Teaching, Learning and Development (5015Q) Mind Map by: Mark Haddad

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Teaching, Learning and Development (5015Q) Mind Map by: Mark Haddad by Mind Map: Teaching, Learning and Development (5015Q) Mind Map by: Mark Haddad

1. Week 6: te September: Knowing that the Students Know

1.1. Backward Design

1.1.1. 1. Start with specific learning objective

1.1.2. 2. How will the teacher determine if students have learned or not?

1.1.3. 3. What will be taught?

1.1.4. 4. How will it be taught?

1.2. Blooms Taxonomy: hierarchy of cognitive learning objectives

1.2.1. Level 1: Knowledge- Involves remembering facts

1.2.2. Level 2: Comprehension- involves understanding information

1.2.3. Level 3: Application- the ability to solve problems through the use of information

1.2.4. Level 4: Analysis- Breaking up concepts and determining connections

1.2.5. Level 5: Synthesis- Creating new ideas from existing ideas

1.2.6. Level 6: Evaluation- Judging something on the basis of value

1.3. Understanding by Design

1.3.1. Assess for understanding and transfer - what is worth understanding?

1.3.2. Want students to understand larger transferable concepts and processes in subjects (big picture)

1.3.3. Just because a student knows something, doesn’t mean they understand it

1.4. How People Learn (HPL)

1.4.1. Learner centered: students construct new knowledge by building on prior experience and knowledge

1.4.2. Knowledge centered: Involves helping students make connections from prior knowledge

1.4.3. Assessment centered: Emphasis on concepts rather than memorizing facts

1.4.4. Community centered: Creating a learning environment where everyone is respected and ideas are appreciated and welcomed

2. Week 7: Early December: Individual Differences-Intellectual Abilities and Challenges

2.1. Intelligence: groups of intellectual behaviours that impact how well students learn

2.1.1. Fluid intelligence: general reasoning

2.1.2. Crystallized intelligence: comprehension and language development

2.1.3. General memory and learning: memory span

2.1.4. Broad visual perception: visualization

2.1.5. Broad auditory perception: hearing and speech threshold factors

2.1.6. Broad retrieval capacity: creativity

2.1.7. Broad cognitive speediness: test taking rate

2.1.8. Processing speed: reaction time

2.2. Intelligence is important for teachers to understand as the ability of a student determines our approach

2.3. Genetic makeup sets the limits of an individuals intellect and the environment will determine the students realized potential

2.4. Special Education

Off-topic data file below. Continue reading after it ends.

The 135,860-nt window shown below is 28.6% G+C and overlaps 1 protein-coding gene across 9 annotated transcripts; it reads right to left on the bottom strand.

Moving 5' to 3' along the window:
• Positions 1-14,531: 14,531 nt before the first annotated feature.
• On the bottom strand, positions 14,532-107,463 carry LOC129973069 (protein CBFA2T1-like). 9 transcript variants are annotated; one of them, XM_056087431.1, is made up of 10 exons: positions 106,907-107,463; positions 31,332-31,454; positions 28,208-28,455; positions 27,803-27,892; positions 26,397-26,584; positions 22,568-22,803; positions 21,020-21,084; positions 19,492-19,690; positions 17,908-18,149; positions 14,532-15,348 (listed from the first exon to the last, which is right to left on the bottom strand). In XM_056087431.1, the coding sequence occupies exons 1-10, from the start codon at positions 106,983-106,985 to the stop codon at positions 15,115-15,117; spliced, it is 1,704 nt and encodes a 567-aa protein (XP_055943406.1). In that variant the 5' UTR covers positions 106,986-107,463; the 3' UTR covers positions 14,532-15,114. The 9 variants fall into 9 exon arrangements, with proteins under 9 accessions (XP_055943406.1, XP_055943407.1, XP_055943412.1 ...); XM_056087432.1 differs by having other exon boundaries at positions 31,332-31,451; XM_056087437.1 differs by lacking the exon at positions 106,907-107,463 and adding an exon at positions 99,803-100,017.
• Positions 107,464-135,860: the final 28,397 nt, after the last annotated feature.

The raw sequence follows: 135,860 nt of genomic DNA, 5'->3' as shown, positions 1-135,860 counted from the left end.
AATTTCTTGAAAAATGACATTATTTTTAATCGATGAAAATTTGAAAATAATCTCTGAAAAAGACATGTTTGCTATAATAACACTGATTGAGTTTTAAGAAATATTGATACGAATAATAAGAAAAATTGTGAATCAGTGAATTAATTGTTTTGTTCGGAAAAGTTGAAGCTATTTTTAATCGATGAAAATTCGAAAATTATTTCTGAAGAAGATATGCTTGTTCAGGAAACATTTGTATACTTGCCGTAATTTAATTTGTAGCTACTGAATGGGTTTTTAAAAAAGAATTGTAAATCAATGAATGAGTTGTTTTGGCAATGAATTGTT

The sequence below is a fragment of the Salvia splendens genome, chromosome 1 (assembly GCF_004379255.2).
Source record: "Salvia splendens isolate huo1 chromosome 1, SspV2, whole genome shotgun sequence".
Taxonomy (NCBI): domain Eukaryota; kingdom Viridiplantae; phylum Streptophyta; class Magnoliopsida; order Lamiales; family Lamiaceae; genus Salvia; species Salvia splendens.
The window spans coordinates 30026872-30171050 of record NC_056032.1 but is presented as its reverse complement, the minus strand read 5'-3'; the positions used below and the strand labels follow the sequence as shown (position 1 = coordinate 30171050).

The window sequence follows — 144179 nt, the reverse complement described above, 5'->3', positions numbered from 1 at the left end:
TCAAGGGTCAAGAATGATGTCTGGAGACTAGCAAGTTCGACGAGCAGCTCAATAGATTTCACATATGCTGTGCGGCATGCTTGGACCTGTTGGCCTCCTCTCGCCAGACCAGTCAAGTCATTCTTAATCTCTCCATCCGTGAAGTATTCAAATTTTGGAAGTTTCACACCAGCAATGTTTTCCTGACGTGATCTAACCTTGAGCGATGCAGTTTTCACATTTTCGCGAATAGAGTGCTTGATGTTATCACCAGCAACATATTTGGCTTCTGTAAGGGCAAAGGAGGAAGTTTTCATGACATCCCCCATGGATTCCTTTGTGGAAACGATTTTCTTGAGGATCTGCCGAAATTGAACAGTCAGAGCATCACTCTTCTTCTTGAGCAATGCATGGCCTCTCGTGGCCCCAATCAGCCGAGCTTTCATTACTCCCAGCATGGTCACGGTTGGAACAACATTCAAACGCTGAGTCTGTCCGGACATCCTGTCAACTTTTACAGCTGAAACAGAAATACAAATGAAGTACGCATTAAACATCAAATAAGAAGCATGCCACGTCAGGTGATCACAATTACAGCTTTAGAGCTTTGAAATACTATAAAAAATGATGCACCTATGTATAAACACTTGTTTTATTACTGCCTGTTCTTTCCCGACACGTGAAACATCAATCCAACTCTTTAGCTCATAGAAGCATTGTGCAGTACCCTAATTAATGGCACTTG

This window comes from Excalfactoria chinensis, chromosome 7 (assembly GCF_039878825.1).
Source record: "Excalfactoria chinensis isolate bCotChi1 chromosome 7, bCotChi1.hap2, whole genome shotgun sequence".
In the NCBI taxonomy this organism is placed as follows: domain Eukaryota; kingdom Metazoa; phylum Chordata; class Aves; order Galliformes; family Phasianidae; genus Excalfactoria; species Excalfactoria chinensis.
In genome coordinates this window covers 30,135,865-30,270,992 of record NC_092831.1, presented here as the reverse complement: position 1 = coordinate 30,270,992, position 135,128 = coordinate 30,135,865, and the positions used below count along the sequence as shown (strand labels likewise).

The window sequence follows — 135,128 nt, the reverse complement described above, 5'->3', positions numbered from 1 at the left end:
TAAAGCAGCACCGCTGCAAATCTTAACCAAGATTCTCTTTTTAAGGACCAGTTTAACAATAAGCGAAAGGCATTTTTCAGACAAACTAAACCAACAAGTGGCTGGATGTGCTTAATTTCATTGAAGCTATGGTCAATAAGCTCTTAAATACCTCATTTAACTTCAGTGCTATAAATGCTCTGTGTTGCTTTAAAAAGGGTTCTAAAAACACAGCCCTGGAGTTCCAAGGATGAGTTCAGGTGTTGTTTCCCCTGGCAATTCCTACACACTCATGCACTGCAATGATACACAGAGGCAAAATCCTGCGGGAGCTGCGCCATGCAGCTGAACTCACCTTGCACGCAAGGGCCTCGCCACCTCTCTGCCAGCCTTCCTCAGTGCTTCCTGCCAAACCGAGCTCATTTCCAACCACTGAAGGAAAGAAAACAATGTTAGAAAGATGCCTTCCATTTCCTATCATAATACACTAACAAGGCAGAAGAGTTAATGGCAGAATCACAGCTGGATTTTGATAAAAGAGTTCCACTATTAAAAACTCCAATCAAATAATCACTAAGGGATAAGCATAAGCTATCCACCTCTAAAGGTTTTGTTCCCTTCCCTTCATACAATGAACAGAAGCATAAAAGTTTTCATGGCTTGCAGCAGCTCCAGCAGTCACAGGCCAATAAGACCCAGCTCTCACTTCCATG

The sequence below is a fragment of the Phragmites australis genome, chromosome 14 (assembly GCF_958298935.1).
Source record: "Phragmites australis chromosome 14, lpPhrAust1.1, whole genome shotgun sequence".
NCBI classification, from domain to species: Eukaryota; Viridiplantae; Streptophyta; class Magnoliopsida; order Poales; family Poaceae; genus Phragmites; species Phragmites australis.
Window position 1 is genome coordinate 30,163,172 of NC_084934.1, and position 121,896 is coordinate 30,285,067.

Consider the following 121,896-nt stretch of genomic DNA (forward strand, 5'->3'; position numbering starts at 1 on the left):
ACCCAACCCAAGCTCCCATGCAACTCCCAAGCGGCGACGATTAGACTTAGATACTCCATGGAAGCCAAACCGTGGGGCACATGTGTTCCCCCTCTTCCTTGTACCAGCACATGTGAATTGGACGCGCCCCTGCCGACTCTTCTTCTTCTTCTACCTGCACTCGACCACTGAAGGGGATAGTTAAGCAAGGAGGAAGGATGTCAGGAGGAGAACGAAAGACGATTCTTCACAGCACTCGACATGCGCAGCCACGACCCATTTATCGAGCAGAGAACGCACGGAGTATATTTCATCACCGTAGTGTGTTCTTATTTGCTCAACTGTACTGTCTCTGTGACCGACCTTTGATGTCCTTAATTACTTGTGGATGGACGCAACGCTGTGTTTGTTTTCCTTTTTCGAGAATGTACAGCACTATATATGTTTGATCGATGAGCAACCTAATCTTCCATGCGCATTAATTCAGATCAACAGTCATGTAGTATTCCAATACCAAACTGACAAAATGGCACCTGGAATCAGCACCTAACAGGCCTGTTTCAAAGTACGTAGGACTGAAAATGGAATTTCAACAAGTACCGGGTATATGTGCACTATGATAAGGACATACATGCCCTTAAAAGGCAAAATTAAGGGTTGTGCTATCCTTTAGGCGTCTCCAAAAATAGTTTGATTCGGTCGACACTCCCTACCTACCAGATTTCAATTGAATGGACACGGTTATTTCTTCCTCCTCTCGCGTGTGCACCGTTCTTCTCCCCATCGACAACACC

2.4.1. High-incidence exceptionalities

2.4.2. Low-incidence exceptionalities

2.4.3. Inclusion: All students with exceptionalities should be taught in regular classes

2.4.4. Individualized education programs (IEP): outlines individualized goals of a student, the services they will receive, strategies used, and the placement that will be provided

2.5. Differentiated learning: looks to accommodate for diverse learning needs

2.6. Universal Design for Learning (UDL)

2.6.1. A UDL approach ensures that lessons are tailored to draw on strengths and meet the needs of every student

2.6.2. Allocation of time to activities should be flexible so all students are provided with learning experiences

2.6.3. Teachers must avoid complexity in lessons and minimize information that may be distracting to students

3. Week 8: Early February: Socio-Cultural Considerations

3.1. Diverse Learners

3.1.1. Academic achievement of students may increase if teachers take social, cultural and language backgrounds of students into account when planning and implementing instruction

3.1.2. Teachers must be aware of discrepencies in educational opportunties in the school they teach

3.1.3. Teachers must become acquainted with the values and norms within the community they are teaching

3.2. Effects of parenting style on student success

3.2.1. Authoritarian parenting

3.2.2. Permissive parenting

3.2.3. Authoritative parenting

3.3. Socio-economic Status (SES): indicates a persons social class which is based on factors such as education, occupation, and income

3.4. Stereotype threat: fear that your behaviour may confirm a stereotype (negative) about the group you are associated with

3.5. The primary focus of teachers is to understand a students identity and how it is formed through associations with different groups

3.6. 3 different views of multicultural education

3.6.1. 1. Diversity should be valued above everything and no culture should be perceived as superior

3.6.2. 2. The second view involves the belief that learning how to survive in the world is more important than learning about diversity

3.6.3. 3. The third approach is a blend of the first two approaches.

3.7. Five dimensions of multicultural education suggested by Banks (2001)

3.7.1. Content integration

3.7.2. Knowledge construction

3.7.3. Equity pedagogy

3.7.4. Empowering social structure and school culture

3.7.5. Reduction of prejudice

4. Week 9: End of the school year

4.1. Components of Standardized Tests

4.1.1. 1. Contains identical questions for all students taking the test

4.1.2. 2. All individuals complete the test under the same conditions and time constraints

4.1.3. 3. Students are marked/scored in a systematic way

4.2. Criterion-referenced tests: a students mark reflects how they did based on standards

4.3. Norm-referenced tests: a students mark reflects how well they did compared to other students

4.4. The purpose of standardized tests

4.4.1. 1. Determine how a student performs in the essential aspects of schooling

4.4.2. 2. To monitor trends of acheivement

4.4.3. 3. To modify methods of instruction to encourage student progress

4.4.4. 4. Evaluation of programs of education

4.4.5. 5. To hold teachers, districts, and schools accountable

4.5. As teachers, we must prepare students for tests through good teaching. We must also have a positive attitude about standardized tests.